Comparative Physiology

The past few weeks have been sort of nuts, namely in the form of scholarship essays, physics, physics, more physics, music compositions, physics, well, you get the idea. Which meant comparative physiology kept getting pushed aside, and only half a chapter of reading got done.

Leaving three and a half long, complex chapters on neural firing, synapses, sensory processes, and endocrine systems to read before my exam Tuesday, starting on Saturday. Clearly, the only way to get through this much reading (and I mean, all I did for three days was eat, sleep, and read comparative phys. I read for about 10 hours straight each day, at least), was to knit a pair of socks while doing so.

Start, Saturday afternoon, halfway through Neurons:

Saturday night, done with Neurons, halfway through Synapses:

Sunday afternoon, done with Synapses:

Sunday night, done with Sensory Processes:

Monday night, 2/3 of the way through Endocrine Systems (sock #2):

At this point, I was done with the material for the test, so ended my frantic weekend of Comparative Phys. I took the test, got an A, and was happy.

However, the socks still needed to be finished...
And textbooks don't suddenly get more interesting just because you've taken another exam...

Done with Endocrine Systems and Intro to Gas Systems:

And finally, done with Breathing Physiology:
Pattern: The Universal Toe-Up Sock Formula, by Amy Swenson
Yarn: Cherry Tree Hill Louet Gems Fingering, in Tropical Storm

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Nerd Humor

Normally, I detest puns in any way, shape, or form. But I make an exception for science puns, just because, well, geeky humor amuses me.

Lately I've run across so many funny science things, I just have to share them:

My AP Chem teacher apparently, on occasion, puts her fish bowl on a a magnetic stir plate, drops in a stir bar, and has her goldfish do laps. At least, this is what she told my brother's AP chem class.

Sodium sodium sodium sodium sodium sodium sodium sodium, sodium sodium sodium sodium sodium sodium sodium sodium, sodium sodium sodium sodium sodium sodium sodium sodium BATMAN!

Know any good sodium jokes?

Want to hear a potassium joke?

Two chemists walk into a bar. One of them tells the bartender, "I'll have some H2O please."
The other chemist, thinking this is a good idea, says, "I'll have some H2O too."
The second chemist dies.

What's a frat guy's favorite element?
(thank you Julie Sanders)

A cop pulls Heisenberg over on the highway. He says to him, "Sir, do you know how fast you were going?"
Heisenberg replies: "No, but I know exactly where I was!"

At a Galapagos Study Abroad info session earlier this year, two weeks before the application deadline, Jen and I were talking with Dr. Peterson, the director of the program. He said to us: "Study abroad is freaking out because there are only six applications in. I'm going, 'Six applications! That's great!' They clearly don't understand how scientists are with deadlines."

Yo mama's so ugly, even Flourine won't bind to her!
(again, courtesy of Julie Sanders)

That's all, for now!

Why You Really Should Rewind Your Sock Blanks

Start with this:

Which turns into this:

Then becomes this:

And finally this:

Some instructions are not meant to be followed.
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Poor Carnivore

Being a typical college student (aka pretty much flat broke, with almost all money I earn going towards paying for school), I’ve had to make some cuts to my diet. Namely meat.

Don’t get me wrong – I’m actually quite the carnivore (PIGS ARE DELICOUS), but meat is expensive. I’ve mainly been getting my protein from beans and rice, but there are only so many bowls of it that you can take. So I’ve been experimenting with how to veggie-ize some of my favorite meat-based recipes from home.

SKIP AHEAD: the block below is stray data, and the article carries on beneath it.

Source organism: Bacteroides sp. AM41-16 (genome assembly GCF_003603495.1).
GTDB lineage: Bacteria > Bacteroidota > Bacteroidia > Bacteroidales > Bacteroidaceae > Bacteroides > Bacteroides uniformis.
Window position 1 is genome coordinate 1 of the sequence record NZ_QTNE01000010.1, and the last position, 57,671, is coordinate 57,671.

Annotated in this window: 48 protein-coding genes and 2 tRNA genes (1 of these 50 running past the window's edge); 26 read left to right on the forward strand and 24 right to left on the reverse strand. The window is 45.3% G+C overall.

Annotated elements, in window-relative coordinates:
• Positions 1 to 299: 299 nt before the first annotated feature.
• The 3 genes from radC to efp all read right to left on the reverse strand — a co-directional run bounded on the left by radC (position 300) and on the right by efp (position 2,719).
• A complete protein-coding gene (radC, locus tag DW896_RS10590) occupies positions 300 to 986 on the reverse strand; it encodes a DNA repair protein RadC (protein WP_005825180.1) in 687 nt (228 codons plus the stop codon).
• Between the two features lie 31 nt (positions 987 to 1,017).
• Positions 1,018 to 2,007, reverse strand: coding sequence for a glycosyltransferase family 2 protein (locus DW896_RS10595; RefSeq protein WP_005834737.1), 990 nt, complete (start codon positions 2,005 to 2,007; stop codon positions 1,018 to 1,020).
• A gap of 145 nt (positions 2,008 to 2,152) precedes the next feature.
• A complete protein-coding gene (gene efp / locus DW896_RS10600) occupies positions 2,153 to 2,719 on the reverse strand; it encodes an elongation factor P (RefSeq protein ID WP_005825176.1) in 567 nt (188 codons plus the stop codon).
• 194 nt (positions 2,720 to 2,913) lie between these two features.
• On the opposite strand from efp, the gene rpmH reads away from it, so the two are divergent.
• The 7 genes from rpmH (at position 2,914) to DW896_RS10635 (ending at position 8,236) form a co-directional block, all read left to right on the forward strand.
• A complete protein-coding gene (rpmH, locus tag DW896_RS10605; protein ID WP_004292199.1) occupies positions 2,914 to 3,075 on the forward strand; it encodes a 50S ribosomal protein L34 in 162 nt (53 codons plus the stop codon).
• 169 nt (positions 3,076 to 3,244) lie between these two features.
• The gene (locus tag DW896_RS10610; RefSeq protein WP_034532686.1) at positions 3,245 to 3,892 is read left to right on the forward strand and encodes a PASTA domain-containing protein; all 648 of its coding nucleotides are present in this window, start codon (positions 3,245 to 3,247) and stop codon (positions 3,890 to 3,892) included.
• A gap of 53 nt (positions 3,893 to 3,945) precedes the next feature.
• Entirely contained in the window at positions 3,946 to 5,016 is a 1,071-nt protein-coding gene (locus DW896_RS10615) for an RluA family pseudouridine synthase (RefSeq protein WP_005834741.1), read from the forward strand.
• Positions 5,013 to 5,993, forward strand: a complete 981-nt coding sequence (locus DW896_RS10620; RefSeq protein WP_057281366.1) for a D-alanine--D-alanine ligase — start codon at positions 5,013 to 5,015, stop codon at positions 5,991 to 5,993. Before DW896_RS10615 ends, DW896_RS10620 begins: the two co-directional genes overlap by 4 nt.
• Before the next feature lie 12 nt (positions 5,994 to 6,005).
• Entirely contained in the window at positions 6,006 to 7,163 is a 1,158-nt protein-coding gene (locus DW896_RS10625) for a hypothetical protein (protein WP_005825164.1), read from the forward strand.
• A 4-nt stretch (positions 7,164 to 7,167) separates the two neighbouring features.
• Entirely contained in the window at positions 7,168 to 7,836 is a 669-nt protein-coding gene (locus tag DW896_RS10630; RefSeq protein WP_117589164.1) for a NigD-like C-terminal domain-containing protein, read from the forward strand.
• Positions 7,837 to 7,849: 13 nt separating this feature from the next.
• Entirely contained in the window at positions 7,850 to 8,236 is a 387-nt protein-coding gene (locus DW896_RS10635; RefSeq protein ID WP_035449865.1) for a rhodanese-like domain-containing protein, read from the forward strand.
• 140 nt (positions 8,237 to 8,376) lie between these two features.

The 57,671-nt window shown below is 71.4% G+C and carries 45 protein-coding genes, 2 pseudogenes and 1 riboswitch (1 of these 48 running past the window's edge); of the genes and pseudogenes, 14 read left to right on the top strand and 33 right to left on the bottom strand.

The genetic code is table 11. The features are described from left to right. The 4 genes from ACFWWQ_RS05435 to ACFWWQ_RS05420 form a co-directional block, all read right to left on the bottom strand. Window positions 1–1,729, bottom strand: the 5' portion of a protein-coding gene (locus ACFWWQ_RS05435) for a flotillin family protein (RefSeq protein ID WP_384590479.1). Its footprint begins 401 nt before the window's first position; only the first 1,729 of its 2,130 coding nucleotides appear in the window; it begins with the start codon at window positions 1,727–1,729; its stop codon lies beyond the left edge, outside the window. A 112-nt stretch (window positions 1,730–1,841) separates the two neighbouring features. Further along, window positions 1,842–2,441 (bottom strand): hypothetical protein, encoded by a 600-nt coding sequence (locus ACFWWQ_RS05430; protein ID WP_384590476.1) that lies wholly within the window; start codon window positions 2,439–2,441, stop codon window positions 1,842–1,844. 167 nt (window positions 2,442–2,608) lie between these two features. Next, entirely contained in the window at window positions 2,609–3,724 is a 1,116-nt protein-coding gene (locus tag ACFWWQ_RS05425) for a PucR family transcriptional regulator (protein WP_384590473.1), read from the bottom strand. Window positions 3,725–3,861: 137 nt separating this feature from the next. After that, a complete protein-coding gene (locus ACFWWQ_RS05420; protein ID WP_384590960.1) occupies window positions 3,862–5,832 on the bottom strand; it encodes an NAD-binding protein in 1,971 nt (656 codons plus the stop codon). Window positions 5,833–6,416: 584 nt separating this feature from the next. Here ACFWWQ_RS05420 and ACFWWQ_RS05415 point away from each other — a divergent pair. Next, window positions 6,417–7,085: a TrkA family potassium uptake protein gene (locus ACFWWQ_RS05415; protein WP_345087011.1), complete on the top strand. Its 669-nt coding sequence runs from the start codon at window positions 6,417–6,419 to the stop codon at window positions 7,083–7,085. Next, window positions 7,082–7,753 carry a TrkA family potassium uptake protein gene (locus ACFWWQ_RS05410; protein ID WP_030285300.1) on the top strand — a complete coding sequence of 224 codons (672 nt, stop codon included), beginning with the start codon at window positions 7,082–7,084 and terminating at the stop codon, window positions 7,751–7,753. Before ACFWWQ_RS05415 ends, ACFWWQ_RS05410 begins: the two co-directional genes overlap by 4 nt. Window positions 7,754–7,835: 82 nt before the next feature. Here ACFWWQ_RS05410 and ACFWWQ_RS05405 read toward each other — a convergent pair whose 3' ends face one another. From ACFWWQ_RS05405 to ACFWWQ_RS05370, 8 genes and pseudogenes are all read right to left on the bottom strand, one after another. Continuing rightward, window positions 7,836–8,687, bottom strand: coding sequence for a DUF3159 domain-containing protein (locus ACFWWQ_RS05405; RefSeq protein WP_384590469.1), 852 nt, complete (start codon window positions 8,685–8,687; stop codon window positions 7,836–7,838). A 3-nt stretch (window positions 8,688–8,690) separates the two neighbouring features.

Basically so far I’ve discovered that beans and lentils make a great substitute for ground beef; lentils make a better loose ground-beef sub, and beans make better patties (it does require some food processing to do so, though). But today I moved beyond this: I discovered eggplant makes a great sub for chicken breasts.

My mom makes this great chicken dish – OK, well, it’s really just chicken breasts flattened with a meat tenderizer, breaded, and pan fried. But it’s SO GOOD! And great for picky small children (it’s one of the few things my brother would eat after he moved past his ‘chips with melted cheese’ phase as a small child to the more adventurous eater that he is now – it’s still one of his favorite meals). Well, it turns out that eggplant tastes pretty darn good when prepared the same way, minus the meat tenderizer.

Not that I was thinking this when I picked up an eggplant at the on-campus farmer’s market Wednesday (I’m really ecstatic that the market has made it’s return – I love the thing) when I picked up the eggplant and a couple of zucchini for zucchini bread. I just love eggplant, and hadn’t had a good one in a while, since all the dining hall ones are super seedy and tough. This eggplant was awesome though, and really made me remember how much I love the little vegetables.

To make this, it’s really just your standard bread-and-fry. Cut your eggplant into aprox. ½-inch slices. Flour both sides of your slice, dip both sides in beaten egg, and then coat each side with breadcrumbs. I used Italian-style panko breadcrumbs that had been languishing in the pantry for a couple months, plus some grated parmesan & romano cheese. You could probably just use normal bread crumbs, but if you’re feeling like some more flavor, you can just add some Italian seasoning to the crumbs (and cheese if you want it – I couldn’t taste it in the end, and would probably leave it out next time).

Heat up a skillet with a thin layer of oil in the bottom – not piping hot, probably around medium to medium-low. I used a combo of canola and olive oil, but that was mainly because we’re almost out of canola, and I didn’t want to use the last of it because I don’t know when someone’s going to go grocery shopping next. Though the olive oil did add a nice flavor. Cook each side until the crumb crust is golden brown. Remove from the skillet onto a plate with paper towels to absorb the excess oil.